Here we are at the end of the first full month of planner pages and looking toward the month of March. For these last few pages, I decided to try a background. I used a section of a painting I did for my niece for Christmas. I lightened it and set it as a graphic background in page format. What do you think? Is it too much? Do you like the white page better?
2019 Planner February Week Four
Please download the free planner pages and let me know what you think. Each page is full of valuable information and planning ideas. I look forward to your feedback, so I can implement your suggestions.
We still have five days left for you to submit. Here are the February and March 1st deadlines:
- 3 Elements Review 2/28
- New Myths 2/28
- Hinnom 2/28
- Black Heart Magazine 2/28
- Crab Creek Review 2/28
- Ninth Letter 2/28
- THEMA 3/1
- Gulf Coast 3/1
- The Idaho Review 3/1
- Upstreet 3/1
- Copper Nickel 3/1
- The Cincinnati Review 3/1
Look at all those opportunities to find homes for your stories.
If you are new to The Planner Project, information about each of these literary magazines, including who the editors are, the reading dates, and whether they pay and take simultaneous submissions is available on the daily planner pages I’m designing. If you are interested in downloading the pages for free you can learn more about the project and find the pages in my previous posts:
See into the future: no more missed opportunities
Realistic Goal Setting vs. Creative Chaos
The Deadlines: Collecting and Organizing
Here Comes February- the first week of planner pages
Fantasy, Horror and Sci-Fi, Oh my! (week two)
The Planner Experiment: February week three planner pages
I hope you’ll join in my experiment to design a daily planner that helps writers get ahead of the game when it comes to submitting their stories and poetry for publication.
One of the tools I liked from Write Your Book in a Flash: The Paint-by-Numbers System to Write the Book of Your Dreams—FAST! by Dan Janal (my book review) was using charts, graphs and other info-graphics. I was excited to find them available in open office, but have yet to figure out how to put them in my design (so far, they don’t like to share the page). That’s something I’ll be playing around with in March. Since I feel like the magazine descriptions need the most improvement, maybe I can come up with a bar chart that gives you quick info about each magazine.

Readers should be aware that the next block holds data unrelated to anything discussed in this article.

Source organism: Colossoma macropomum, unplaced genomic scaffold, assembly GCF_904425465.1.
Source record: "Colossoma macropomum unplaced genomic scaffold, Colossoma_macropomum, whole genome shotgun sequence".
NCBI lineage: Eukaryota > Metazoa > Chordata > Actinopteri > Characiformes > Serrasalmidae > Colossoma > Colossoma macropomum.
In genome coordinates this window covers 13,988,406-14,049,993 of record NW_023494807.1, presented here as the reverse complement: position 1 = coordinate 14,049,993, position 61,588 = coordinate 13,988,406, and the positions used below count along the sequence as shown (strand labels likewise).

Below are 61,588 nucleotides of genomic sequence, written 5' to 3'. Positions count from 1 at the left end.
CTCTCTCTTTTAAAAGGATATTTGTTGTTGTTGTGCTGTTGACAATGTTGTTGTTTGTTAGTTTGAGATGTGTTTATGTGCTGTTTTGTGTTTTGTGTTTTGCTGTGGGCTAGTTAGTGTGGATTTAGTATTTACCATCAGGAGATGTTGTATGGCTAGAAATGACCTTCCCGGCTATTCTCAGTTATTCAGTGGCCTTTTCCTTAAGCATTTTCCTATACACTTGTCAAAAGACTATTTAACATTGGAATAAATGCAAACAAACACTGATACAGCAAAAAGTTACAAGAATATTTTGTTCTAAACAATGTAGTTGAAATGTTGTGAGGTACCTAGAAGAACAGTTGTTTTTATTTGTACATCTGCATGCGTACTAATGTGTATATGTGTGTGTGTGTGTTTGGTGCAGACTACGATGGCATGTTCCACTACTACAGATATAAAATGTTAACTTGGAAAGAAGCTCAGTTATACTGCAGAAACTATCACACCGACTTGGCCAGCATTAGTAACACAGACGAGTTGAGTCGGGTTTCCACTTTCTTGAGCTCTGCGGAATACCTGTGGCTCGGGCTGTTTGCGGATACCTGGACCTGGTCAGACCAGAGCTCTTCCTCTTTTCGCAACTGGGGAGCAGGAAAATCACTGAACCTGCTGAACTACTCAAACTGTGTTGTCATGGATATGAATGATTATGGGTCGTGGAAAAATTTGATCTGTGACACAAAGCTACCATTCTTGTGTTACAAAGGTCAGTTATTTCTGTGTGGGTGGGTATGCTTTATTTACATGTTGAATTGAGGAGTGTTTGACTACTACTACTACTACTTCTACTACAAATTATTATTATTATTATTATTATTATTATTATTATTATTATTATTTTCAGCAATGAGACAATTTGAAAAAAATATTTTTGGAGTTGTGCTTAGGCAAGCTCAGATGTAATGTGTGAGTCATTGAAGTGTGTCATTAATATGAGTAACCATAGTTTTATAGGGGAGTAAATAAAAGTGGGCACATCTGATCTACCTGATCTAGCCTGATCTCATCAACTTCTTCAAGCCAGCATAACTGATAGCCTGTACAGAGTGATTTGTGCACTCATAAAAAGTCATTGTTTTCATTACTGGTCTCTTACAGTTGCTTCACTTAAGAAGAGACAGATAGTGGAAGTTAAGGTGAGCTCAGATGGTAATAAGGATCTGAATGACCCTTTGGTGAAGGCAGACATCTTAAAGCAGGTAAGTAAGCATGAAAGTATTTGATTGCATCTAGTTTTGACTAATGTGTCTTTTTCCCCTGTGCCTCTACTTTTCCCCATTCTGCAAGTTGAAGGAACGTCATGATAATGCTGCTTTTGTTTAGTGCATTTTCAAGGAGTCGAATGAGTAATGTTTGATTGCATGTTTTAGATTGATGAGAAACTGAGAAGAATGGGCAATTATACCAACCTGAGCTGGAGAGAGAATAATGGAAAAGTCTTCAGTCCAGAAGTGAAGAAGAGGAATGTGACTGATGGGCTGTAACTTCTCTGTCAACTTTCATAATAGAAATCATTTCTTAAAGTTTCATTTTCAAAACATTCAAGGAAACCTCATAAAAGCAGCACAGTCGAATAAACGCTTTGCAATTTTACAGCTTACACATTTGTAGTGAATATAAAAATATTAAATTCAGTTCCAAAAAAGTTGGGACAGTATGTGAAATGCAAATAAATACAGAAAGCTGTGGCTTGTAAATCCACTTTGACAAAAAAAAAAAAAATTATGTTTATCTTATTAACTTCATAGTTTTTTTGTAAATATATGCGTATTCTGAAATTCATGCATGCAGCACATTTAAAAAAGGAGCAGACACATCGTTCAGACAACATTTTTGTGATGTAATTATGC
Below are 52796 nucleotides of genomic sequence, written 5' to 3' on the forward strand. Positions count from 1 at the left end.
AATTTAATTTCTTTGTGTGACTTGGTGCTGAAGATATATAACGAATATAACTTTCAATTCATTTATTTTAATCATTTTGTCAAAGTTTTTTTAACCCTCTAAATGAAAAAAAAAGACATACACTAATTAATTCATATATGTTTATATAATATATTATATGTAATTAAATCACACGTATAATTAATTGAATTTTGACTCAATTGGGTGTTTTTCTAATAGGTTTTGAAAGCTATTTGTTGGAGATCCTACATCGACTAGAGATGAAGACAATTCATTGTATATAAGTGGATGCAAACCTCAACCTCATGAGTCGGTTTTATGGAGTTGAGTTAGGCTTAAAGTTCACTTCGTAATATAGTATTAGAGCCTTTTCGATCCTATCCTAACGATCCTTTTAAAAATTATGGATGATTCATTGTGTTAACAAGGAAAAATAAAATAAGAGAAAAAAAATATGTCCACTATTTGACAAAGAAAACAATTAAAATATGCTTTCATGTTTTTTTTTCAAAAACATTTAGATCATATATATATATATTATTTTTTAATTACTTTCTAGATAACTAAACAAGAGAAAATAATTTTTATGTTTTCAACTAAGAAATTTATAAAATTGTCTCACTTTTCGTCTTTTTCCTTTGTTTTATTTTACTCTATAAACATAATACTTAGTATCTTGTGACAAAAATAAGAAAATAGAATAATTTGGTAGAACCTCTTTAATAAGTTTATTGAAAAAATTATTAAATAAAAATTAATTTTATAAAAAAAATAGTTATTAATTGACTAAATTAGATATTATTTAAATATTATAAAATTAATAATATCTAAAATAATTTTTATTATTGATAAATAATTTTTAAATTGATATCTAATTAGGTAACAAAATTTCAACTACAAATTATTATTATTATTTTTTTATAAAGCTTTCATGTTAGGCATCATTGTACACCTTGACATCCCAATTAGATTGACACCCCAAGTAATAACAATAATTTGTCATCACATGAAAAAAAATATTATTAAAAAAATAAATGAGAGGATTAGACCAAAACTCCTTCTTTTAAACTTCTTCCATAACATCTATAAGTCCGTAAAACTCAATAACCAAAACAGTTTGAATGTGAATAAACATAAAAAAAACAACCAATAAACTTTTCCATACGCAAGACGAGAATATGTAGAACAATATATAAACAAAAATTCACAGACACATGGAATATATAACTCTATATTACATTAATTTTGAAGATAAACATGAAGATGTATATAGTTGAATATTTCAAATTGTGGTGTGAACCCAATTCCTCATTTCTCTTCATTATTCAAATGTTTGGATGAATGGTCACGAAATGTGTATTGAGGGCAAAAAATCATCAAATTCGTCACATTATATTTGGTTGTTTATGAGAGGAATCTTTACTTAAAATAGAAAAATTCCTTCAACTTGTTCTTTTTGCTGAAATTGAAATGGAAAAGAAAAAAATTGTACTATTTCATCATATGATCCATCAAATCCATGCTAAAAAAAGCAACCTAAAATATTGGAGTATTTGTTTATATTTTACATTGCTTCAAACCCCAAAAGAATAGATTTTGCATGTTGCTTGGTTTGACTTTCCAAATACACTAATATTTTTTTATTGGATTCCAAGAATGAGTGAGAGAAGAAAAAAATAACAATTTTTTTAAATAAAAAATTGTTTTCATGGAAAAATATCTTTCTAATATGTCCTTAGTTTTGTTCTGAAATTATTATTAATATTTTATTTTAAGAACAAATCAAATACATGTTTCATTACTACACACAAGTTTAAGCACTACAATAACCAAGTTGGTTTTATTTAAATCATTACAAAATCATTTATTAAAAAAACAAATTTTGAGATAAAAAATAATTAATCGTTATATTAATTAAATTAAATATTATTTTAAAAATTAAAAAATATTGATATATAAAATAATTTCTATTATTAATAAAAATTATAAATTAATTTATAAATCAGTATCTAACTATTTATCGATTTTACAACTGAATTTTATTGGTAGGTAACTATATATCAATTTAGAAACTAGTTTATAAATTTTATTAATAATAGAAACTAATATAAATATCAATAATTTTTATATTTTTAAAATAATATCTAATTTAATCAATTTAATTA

Toward this end, Julie Reeser of patreon/abetterjulie, inspired me again. She invited readers to follow her on patreon as she reads and analyzes 300 published short stories to get a better understanding of what magazines are publishing. As I am also reading in hopes to understand what each literary magazine is looking for and publishing, I tried to come up with how I could analyze the stories I’m reading to come up with the information I’m looking for.
Using some of the ideas from The Anatomy of Story: 22 Steps to Becoming a Master Storyteller by John Truby, which I am thoroughly enjoying, and other story analysis ideas, I created a one-sheet form, mostly of check-able boxes to fill out as I read. Hopefully, as I read a number of stories from one magazine, I will accumulate data that may eventually be worked into a bar graph of useful information about what that magazine publishes. I’ll be working with and fine tuning this story analysis sheet over the next month or so. If I think it’s useful for our purposes, I’ll share it with you and perhaps add it to the front-matter, or appendix of the planner.
In my continuing quest to be a consistent blogger, I will be posting on Sundays and Thursdays for the foreseeable future. Look for the February wrap-up and new pages for March this Thursday. I hope you are enjoying this experiment as much as I am and I look forward to hearing from you.